If I were to keep doing ethnography, I would just be completely changing gears all the time. And there are academics who can do that, but I'm not one of them. So I just for that reason, I'm a little bit more excited about literary research right now.

— What is the most surprising thing you have learnt about our culture?

Honestly, that's exciting just how little Western literary scholarship there has been done on Kazakh Epic or Central Asian oral epic at all. I mean, when I started to get interested in it and to read it, I was just really blown away by the richness of the material. In European texts, there may be one text that survives.

In Kazakh, you have just this astonishing wealth of material, multiple versions of a single literary epic. So, that really surprised me.

Another thing that's always fun is when you encounter a Kazakh version of a story or an epic that you've read somewhere else in another language. And it's just like a light bulb goes off and it's really exciting.

— Do you think that Kazakh customs and traditions will still pass over the next generations or will only be saved as history?

I mean, they'll certainly change. Absolutely. Culture is always changing, and even now. If you go from family to family, they'll make very different choices about how, for example, to study marriage or how to perform in marriage. So in that sense, I think if you go forward, say for 40 or 50 years, you absolutely will see changes.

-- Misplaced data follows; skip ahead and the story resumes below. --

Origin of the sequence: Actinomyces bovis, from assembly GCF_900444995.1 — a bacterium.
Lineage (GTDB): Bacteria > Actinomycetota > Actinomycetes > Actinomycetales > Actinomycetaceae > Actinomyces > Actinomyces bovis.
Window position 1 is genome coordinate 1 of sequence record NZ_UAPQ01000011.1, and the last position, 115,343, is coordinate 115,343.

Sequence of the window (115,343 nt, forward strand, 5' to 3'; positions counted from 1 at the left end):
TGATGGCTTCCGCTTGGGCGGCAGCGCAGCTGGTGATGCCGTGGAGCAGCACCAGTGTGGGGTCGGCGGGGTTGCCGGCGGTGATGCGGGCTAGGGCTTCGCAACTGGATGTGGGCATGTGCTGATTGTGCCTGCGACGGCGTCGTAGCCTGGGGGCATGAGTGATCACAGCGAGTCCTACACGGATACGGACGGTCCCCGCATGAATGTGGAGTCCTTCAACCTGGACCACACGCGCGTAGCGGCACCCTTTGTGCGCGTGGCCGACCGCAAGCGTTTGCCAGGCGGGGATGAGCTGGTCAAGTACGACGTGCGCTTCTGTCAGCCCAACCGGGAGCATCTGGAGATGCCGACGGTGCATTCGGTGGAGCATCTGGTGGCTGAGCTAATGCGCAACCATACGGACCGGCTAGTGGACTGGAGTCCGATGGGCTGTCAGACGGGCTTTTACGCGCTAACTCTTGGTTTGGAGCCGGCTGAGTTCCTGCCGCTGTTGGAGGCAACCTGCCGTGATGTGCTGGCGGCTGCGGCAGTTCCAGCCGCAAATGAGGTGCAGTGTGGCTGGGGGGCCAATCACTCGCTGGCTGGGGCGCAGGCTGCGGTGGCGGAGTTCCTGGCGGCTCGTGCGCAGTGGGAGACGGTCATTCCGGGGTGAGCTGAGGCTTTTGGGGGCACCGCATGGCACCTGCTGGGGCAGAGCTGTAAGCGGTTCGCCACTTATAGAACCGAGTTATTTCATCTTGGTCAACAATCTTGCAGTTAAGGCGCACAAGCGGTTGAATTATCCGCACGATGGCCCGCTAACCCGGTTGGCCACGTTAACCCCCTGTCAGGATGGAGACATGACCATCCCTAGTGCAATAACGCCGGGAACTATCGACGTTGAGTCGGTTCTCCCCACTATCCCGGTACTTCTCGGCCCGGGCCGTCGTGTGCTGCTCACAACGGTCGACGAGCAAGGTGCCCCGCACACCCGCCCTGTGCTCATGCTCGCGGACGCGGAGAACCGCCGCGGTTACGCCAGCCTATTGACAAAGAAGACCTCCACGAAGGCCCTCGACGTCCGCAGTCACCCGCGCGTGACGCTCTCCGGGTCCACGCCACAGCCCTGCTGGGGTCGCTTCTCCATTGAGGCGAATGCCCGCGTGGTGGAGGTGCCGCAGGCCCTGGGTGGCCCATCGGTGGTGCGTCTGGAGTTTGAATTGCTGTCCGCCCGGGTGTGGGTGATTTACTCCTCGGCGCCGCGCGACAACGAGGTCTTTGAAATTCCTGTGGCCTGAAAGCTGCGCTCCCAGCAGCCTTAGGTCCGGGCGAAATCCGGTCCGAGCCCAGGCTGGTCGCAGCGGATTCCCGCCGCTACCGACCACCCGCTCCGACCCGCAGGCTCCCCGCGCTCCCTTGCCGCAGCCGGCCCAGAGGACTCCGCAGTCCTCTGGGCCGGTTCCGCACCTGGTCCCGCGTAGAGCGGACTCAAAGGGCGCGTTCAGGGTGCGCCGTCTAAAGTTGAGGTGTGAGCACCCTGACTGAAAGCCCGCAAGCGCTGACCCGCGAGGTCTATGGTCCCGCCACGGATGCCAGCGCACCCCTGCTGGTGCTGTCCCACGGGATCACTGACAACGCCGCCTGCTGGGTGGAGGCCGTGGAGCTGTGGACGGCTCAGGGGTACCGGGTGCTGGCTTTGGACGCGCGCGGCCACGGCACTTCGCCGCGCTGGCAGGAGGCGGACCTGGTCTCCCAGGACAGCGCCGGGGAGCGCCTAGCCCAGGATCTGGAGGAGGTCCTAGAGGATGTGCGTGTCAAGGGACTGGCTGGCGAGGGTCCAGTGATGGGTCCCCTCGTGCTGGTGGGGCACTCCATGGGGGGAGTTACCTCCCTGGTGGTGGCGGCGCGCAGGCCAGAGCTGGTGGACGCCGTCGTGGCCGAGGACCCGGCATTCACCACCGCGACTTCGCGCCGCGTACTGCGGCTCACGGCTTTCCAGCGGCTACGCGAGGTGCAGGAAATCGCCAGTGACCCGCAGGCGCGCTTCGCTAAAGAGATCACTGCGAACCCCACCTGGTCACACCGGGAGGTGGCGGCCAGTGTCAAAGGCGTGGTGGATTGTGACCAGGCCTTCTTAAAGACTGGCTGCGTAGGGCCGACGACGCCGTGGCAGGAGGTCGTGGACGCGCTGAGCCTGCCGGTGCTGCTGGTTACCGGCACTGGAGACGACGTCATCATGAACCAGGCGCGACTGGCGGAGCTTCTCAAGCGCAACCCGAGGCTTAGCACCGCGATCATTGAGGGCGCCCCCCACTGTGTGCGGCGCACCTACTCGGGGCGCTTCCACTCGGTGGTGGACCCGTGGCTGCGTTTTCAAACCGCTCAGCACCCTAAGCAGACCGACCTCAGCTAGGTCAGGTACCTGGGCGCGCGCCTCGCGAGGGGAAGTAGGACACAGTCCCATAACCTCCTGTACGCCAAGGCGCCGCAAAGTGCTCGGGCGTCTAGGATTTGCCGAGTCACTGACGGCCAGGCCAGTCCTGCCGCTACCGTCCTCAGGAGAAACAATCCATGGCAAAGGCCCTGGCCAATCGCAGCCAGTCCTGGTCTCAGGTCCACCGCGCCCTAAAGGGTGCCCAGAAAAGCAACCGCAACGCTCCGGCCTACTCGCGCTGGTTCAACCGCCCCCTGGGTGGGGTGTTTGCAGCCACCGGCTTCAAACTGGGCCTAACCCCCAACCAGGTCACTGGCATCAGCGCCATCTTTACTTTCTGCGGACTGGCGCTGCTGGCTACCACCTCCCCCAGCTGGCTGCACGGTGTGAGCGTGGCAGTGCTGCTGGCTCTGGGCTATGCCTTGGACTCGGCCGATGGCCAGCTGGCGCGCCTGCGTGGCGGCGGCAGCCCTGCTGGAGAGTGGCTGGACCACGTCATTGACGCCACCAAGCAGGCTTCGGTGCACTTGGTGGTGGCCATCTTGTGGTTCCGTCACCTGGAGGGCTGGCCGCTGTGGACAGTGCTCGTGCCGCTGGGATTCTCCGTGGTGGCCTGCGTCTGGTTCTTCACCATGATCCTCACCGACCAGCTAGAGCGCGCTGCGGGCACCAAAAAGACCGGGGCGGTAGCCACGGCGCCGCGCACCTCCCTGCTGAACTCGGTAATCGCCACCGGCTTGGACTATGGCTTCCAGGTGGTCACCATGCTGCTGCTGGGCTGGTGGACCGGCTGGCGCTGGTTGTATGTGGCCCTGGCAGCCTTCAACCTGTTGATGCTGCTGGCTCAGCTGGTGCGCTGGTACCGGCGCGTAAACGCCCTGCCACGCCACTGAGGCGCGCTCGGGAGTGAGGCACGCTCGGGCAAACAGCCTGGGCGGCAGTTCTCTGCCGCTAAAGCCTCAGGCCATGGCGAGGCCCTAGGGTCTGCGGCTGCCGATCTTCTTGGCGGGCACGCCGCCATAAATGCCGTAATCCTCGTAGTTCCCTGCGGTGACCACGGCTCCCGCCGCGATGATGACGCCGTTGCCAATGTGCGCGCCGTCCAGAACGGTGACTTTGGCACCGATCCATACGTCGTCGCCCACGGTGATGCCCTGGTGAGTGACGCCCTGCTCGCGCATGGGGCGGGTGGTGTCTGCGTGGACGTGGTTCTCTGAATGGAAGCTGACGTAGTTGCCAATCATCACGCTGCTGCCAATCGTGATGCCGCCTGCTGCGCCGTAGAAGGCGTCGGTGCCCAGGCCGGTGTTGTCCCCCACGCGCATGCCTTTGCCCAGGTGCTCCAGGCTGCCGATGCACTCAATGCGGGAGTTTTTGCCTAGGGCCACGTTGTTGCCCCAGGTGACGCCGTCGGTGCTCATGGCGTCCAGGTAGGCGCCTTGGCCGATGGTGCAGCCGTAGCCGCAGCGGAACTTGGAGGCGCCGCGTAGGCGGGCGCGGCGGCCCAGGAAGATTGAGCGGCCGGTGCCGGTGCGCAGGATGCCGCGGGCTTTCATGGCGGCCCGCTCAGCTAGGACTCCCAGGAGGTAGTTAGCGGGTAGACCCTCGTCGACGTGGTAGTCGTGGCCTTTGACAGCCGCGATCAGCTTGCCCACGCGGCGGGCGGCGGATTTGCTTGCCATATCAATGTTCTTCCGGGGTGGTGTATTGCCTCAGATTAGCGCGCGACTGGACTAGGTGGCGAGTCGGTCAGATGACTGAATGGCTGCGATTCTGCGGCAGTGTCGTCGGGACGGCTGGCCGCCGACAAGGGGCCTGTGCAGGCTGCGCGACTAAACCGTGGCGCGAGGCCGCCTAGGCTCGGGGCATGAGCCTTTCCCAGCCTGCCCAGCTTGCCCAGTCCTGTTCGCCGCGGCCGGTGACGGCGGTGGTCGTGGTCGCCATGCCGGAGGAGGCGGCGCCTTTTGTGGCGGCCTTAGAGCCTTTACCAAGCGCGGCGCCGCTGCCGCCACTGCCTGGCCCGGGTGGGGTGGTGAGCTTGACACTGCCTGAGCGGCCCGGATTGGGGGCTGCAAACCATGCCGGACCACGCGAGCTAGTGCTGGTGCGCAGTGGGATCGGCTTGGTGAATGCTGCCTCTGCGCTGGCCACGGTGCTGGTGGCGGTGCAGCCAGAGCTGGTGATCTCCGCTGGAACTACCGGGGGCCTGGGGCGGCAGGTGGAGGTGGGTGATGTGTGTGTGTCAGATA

But I also think that you will find that those customs and traditions are surprisingly persistent. They may change a little bit. Some will certainly be lost. Other new ones will be developed.

However, I think it's too pessimistic to say that the traditions would be completely lost. If you were to go back a hundred years ago, there were probably people who were very concerned about the loss of traditions, the loss of Kazakh customs. If you look at the customs and traditions today, they're very different. And yet there are continuities, there are traditions and practices that are a bit different among Kazakhstan or among the neighbours. I would be quite optimistic about persistence.

— You also wrote a book this year. What is it about?

So that actually is not finished yet, but I think that it's supposed to come out this year. And that's a joint project with a whole bunch of other specialists in Central Asian literature: some from inside the region and some from outside. It is just a collection of translations of literary texts from across different Central Asian republics: Kazakh, Uigur, Uzbek, Turkmen texts are taken all together. That would allow us to teach a class in modern Central Asian literature to students who don't speak any of the languages.